On April 17 and 18, 2002, a number of Senators took to the floor of the upper chamber to decry efforts to open the Arctic National Wildlife Refuge to fossil fuel exploration and development.
Their objections voiced a common concern: ANWR wouldn’t begin to produce oil for up to ten years. Here’s what some of the Senators had to say:
- “There would be no production out of [ANWR] for at least 7 years.” -Sen. Jeff Bingaman (D-N.M.)
- “Oil extracted from [ANWR] would not reach refineries for seven to ten years.” -Sen. Maria Cantwell (D-WA)
- “No oil will flow from ANWR…until from 7 to 10 years from now.” -Sen. John Kerry (D-MA)
- “Oil exploration in ANWR will not actually start producing oil for as many as 10 years.” -Sen. Patty Murray (D-WA)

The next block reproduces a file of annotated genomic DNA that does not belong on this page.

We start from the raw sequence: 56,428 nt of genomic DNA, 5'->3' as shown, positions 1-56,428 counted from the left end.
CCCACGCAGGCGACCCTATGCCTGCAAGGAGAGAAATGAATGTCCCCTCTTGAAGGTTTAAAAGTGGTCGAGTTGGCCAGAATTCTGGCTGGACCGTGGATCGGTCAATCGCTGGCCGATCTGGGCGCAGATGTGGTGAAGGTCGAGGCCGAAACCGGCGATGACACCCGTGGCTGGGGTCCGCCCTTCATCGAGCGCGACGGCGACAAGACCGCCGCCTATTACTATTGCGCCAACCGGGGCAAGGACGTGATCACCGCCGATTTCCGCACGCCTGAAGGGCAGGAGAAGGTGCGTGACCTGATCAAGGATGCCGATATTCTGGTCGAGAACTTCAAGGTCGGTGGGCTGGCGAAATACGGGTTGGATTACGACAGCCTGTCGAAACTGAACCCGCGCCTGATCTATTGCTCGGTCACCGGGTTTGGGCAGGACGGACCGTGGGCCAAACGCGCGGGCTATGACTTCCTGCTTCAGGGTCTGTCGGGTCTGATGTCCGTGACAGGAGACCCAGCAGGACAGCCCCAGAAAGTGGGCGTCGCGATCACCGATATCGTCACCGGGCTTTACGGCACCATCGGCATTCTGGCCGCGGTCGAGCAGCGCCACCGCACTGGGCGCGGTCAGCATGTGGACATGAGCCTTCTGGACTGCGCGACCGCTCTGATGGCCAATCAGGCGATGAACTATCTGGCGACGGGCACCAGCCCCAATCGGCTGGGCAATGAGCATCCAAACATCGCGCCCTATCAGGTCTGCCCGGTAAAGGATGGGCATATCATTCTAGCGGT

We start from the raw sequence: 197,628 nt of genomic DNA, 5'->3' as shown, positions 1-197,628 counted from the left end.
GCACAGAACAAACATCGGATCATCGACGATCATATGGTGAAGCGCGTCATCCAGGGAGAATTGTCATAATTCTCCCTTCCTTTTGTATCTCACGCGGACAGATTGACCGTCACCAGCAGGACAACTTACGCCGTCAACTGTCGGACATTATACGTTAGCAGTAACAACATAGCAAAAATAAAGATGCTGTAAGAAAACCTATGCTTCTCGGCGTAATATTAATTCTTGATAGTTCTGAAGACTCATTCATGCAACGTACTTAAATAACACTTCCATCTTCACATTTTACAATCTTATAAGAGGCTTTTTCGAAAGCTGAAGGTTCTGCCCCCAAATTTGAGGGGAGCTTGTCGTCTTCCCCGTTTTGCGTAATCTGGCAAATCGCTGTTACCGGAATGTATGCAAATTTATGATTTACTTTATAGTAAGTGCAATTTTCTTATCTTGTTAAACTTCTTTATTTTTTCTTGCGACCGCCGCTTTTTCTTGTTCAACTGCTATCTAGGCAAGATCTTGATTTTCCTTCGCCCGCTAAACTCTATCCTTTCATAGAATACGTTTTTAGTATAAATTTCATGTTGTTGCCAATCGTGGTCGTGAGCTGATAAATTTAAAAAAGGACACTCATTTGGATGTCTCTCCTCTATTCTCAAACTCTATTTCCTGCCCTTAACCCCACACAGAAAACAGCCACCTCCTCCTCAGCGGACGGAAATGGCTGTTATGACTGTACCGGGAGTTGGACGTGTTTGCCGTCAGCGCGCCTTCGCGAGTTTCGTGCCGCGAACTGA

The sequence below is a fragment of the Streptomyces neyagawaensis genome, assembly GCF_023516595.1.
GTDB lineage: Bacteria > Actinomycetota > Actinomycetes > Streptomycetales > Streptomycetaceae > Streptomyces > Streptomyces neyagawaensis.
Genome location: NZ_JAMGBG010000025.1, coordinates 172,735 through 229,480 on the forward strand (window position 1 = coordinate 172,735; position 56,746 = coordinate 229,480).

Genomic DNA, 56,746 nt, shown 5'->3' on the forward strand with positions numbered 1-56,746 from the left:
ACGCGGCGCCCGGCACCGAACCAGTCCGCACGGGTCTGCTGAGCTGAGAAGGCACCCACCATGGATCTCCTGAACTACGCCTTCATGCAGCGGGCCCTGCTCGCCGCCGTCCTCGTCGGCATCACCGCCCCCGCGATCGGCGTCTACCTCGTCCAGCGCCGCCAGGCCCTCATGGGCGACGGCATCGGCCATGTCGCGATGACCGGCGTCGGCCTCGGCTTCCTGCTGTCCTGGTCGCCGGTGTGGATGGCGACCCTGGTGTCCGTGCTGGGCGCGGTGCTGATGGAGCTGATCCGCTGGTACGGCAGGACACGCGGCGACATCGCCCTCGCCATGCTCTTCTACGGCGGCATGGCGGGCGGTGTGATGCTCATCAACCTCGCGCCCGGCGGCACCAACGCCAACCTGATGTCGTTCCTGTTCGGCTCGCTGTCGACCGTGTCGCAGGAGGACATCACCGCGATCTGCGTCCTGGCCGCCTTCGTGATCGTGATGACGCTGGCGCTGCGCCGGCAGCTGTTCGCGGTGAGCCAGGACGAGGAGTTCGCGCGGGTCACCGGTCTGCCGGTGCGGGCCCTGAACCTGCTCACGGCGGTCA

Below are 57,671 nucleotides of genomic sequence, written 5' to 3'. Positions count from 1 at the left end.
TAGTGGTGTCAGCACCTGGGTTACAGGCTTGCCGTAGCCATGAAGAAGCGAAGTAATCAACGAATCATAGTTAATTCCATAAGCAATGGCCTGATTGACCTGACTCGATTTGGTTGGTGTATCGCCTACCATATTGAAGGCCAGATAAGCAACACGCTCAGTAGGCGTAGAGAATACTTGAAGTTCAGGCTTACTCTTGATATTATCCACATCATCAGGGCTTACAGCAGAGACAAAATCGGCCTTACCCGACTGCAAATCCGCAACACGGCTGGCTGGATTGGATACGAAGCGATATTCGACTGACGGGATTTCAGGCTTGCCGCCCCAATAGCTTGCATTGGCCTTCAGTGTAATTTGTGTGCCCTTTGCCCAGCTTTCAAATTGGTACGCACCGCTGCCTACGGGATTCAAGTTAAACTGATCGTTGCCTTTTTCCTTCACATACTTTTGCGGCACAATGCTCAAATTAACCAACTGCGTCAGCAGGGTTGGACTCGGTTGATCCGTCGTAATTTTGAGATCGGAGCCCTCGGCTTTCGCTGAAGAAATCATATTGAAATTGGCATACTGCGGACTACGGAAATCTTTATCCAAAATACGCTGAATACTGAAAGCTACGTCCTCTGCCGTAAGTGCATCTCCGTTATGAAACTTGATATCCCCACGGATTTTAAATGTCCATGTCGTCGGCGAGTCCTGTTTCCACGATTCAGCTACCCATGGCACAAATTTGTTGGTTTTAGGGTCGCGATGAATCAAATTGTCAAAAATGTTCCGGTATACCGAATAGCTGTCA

- “Even if we started drilling [in ANWR] tomorrow, the first barrel of crude oil would not make it to the market for at least 10 years.” -Sen. Debbie Stabenow (D-MI)
Ten years later, oil and gas production on federal lands is at a nine-year low, a gallon of regular unleaded gasoline costs an average $3.90, and the president is busy blaming “speculators” for high oil prices – a scapegoat that even a former Democratic Commodity Futures Trading Commissioner rejects. Heritage’s David Kreutzer also debunked that argument.
The president’s continued refusal to expand domestic energy production, which would be an economic boon and raise significant federal revenue without hiking taxes, recently made Heritage’s list of the administration’s ten worst energy policy decisions.
Meanwhile, the excuses offered in opposition to an energy policy that values domestic fossil fuel production look thinner by the day.